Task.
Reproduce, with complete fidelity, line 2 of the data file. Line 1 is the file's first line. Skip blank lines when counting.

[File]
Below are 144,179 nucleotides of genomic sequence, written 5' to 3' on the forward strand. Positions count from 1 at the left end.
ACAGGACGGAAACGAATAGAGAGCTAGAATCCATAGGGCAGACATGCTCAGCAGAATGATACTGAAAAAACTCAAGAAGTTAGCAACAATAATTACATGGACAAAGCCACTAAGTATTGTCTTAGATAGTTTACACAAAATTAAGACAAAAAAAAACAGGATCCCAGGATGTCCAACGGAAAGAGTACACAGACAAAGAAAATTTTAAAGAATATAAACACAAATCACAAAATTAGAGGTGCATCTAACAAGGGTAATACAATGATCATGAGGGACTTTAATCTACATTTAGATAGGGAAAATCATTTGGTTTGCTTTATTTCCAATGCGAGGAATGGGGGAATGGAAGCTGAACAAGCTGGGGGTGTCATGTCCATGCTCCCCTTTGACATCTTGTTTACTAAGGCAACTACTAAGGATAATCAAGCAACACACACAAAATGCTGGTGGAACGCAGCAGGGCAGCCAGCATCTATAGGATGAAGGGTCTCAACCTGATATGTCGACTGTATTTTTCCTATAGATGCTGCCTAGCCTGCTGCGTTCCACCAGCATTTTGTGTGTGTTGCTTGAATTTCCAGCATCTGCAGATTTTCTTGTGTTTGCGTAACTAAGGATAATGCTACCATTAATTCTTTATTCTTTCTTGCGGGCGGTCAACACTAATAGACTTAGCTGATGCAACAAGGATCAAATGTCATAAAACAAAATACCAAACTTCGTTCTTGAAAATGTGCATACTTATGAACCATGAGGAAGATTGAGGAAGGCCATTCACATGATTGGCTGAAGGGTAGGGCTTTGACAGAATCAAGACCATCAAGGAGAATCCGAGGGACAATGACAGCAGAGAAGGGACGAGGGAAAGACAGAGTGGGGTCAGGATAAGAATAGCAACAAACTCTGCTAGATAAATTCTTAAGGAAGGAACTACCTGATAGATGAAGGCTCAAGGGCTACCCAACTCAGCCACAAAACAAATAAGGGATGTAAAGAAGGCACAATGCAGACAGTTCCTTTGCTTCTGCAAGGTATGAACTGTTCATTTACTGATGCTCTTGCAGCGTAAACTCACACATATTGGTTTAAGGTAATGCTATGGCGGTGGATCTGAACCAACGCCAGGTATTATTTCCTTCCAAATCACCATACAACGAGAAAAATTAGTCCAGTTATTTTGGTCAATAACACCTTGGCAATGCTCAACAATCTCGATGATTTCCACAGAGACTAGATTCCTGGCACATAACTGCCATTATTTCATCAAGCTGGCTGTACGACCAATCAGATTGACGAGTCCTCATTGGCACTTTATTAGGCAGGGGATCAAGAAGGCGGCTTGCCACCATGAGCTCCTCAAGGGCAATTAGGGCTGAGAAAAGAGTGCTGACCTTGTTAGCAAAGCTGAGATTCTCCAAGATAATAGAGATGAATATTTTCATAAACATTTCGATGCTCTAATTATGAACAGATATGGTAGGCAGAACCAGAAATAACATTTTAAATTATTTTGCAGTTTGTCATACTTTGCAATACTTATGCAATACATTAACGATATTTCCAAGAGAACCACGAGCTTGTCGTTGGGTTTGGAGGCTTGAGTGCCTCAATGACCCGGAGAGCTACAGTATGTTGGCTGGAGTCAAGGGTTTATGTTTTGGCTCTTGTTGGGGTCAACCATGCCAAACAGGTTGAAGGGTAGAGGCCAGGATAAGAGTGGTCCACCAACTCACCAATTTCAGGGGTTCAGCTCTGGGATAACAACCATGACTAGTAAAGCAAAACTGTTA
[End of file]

ACAGGACGGAAACGAATAGAGAGCTAGAATCCATAGGGCAGACATGCTCAGCAGAATGATACTGAAAAAACTCAAGAAGTTAGCAACAATAATTACATGGACAAAGCCACTAAGTATTGTCTTAGATAGTTTACACAAAATTAAGACAAAAAAAAACAGGATCCCAGGATGTCCAACGGAAAGAGTACACAGACAAAGAAAATTTTAAAGAATATAAACACAAATCACAAAATTAGAGGTGCATCTAACAAGGGTAATACAATGATCATGAGGGACTTTAATCTACATTTAGATAGGGAAAATCATTTGGTTTGCTTTATTTCCAATGCGAGGAATGGGGGAATGGAAGCTGAACAAGCTGGGGGTGTCATGTCCATGCTCCCCTTTGACATCTTGTTTACTAAGGCAACTACTAAGGATAATCAAGCAACACACACAAAATGCTGGTGGAACGCAGCAGGGCAGCCAGCATCTATAGGATGAAGGGTCTCAACCTGATATGTCGACTGTATTTTTCCTATAGATGCTGCCTAGCCTGCTGCGTTCCACCAGCATTTTGTGTGTGTTGCTTGAATTTCCAGCATCTGCAGATTTTCTTGTGTTTGCGTAACTAAGGATAATGCTACCATTAATTCTTTATTCTTTCTTGCGGGCGGTCAACACTAATAGACTTAGCTGATGCAACAAGGATCAAATGTCATAAAACAAAATACCAAACTTCGTTCTTGAAAATGTGCATACTTATGAACCATGAGGAAGATTGAGGAAGGCCATTCACATGATTGGCTGAAGGGTAGGGCTTTGACAGAATCAAGACCATCAAGGAGAATCCGAGGGACAATGACAGCAGAGAAGGGACGAGGGAAAGACAGAGTGGGGTCAGGATAAGAATAGCAACAAACTCTGCTAGATAAATTCTTAAGGAAGGAACTACCTGATAGATGAAGGCTCAAGGGCTACCCAACTCAGCCACAAAACAAATAAGGGATGTAAAGAAGGCACAATGCAGACAGTTCCTTTGCTTCTGCAAGGTATGAACTGTTCATTTACTGATGCTCTTGCAGCGTAAACTCACACATATTGGTTTAAGGTAATGCTATGGCGGTGGATCTGAACCAACGCCAGGTATTATTTCCTTCCAAATCACCATACAACGAGAAAAATTAGTCCAGTTATTTTGGTCAATAACACCTTGGCAATGCTCAACAATCTCGATGATTTCCACAGAGACTAGATTCCTGGCACATAACTGCCATTATTTCATCAAGCTGGCTGTACGACCAATCAGATTGACGAGTCCTCATTGGCACTTTATTAGGCAGGGGATCAAGAAGGCGGCTTGCCACCATGAGCTCCTCAAGGGCAATTAGGGCTGAGAAAAGAGTGCTGACCTTGTTAGCAAAGCTGAGATTCTCCAAGATAATAGAGATGAATATTTTCATAAACATTTCGATGCTCTAATTATGAACAGATATGGTAGGCAGAACCAGAAATAACATTTTAAATTATTTTGCAGTTTGTCATACTTTGCAATACTTATGCAATACATTAACGATATTTCCAAGAGAACCACGAGCTTGTCGTTGGGTTTGGAGGCTTGAGTGCCTCAATGACCCGGAGAGCTACAGTATGTTGGCTGGAGTCAAGGGTTTATGTTTTGGCTCTTGTTGGGGTCAACCATGCCAAACAGGTTGAAGGGTAGAGGCCAGGATAAGAGTGGTCCACCAACTCACCAATTTCAGGGGTTCAGCTCTGGGATAACAACCATGACTAGTAAAGCAAAACTGTTA